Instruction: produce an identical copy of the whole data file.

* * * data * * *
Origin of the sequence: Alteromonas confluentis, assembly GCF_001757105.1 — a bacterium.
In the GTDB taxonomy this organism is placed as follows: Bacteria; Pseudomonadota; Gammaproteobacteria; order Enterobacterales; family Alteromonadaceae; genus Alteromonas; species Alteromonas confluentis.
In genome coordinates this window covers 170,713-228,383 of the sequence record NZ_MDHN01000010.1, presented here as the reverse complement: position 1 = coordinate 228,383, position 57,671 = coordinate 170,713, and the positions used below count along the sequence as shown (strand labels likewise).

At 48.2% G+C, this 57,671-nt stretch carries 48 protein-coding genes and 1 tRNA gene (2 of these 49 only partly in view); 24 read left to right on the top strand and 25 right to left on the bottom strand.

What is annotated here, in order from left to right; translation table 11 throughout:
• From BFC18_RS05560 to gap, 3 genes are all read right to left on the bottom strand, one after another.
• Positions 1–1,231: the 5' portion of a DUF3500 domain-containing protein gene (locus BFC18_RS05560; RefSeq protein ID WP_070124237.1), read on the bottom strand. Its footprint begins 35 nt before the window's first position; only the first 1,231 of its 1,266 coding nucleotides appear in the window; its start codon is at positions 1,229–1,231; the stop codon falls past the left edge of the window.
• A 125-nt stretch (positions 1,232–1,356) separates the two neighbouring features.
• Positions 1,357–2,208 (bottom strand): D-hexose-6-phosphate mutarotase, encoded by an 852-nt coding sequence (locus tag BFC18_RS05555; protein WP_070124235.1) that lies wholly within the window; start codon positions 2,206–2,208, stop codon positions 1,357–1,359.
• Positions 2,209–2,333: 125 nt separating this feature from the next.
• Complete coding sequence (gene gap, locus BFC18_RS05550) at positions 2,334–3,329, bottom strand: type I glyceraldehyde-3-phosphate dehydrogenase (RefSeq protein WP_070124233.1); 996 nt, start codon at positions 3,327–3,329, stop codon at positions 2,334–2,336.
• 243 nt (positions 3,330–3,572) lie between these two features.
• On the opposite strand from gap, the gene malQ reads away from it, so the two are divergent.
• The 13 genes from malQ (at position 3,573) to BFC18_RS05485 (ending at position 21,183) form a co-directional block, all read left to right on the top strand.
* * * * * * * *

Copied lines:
Origin of the sequence: Alteromonas confluentis, assembly GCF_001757105.1 — a bacterium.
In the GTDB taxonomy this organism is placed as follows: Bacteria; Pseudomonadota; Gammaproteobacteria; order Enterobacterales; family Alteromonadaceae; genus Alteromonas; species Alteromonas confluentis.
In genome coordinates this window covers 170,713-228,383 of the sequence record NZ_MDHN01000010.1, presented here as the reverse complement: position 1 = coordinate 228,383, position 57,671 = coordinate 170,713, and the positions used below count along the sequence as shown (strand labels likewise).

At 48.2% G+C, this 57,671-nt stretch carries 48 protein-coding genes and 1 tRNA gene (2 of these 49 only partly in view); 24 read left to right on the top strand and 25 right to left on the bottom strand.

What is annotated here, in order from left to right; translation table 11 throughout:
• From BFC18_RS05560 to gap, 3 genes are all read right to left on the bottom strand, one after another.
• Positions 1–1,231: the 5' portion of a DUF3500 domain-containing protein gene (locus BFC18_RS05560; RefSeq protein ID WP_070124237.1), read on the bottom strand. Its footprint begins 35 nt before the window's first position; only the first 1,231 of its 1,266 coding nucleotides appear in the window; its start codon is at positions 1,229–1,231; the stop codon falls past the left edge of the window.
• A 125-nt stretch (positions 1,232–1,356) separates the two neighbouring features.
• Positions 1,357–2,208 (bottom strand): D-hexose-6-phosphate mutarotase, encoded by an 852-nt coding sequence (locus tag BFC18_RS05555; protein WP_070124235.1) that lies wholly within the window; start codon positions 2,206–2,208, stop codon positions 1,357–1,359.
• Positions 2,209–2,333: 125 nt separating this feature from the next.
• Complete coding sequence (gene gap, locus BFC18_RS05550) at positions 2,334–3,329, bottom strand: type I glyceraldehyde-3-phosphate dehydrogenase (RefSeq protein WP_070124233.1); 996 nt, start codon at positions 3,327–3,329, stop codon at positions 2,334–2,336.
• 243 nt (positions 3,330–3,572) lie between these two features.
• On the opposite strand from gap, the gene malQ reads away from it, so the two are divergent.
• The 13 genes from malQ (at position 3,573) to BFC18_RS05485 (ending at position 21,183) form a co-directional block, all read left to right on the top strand.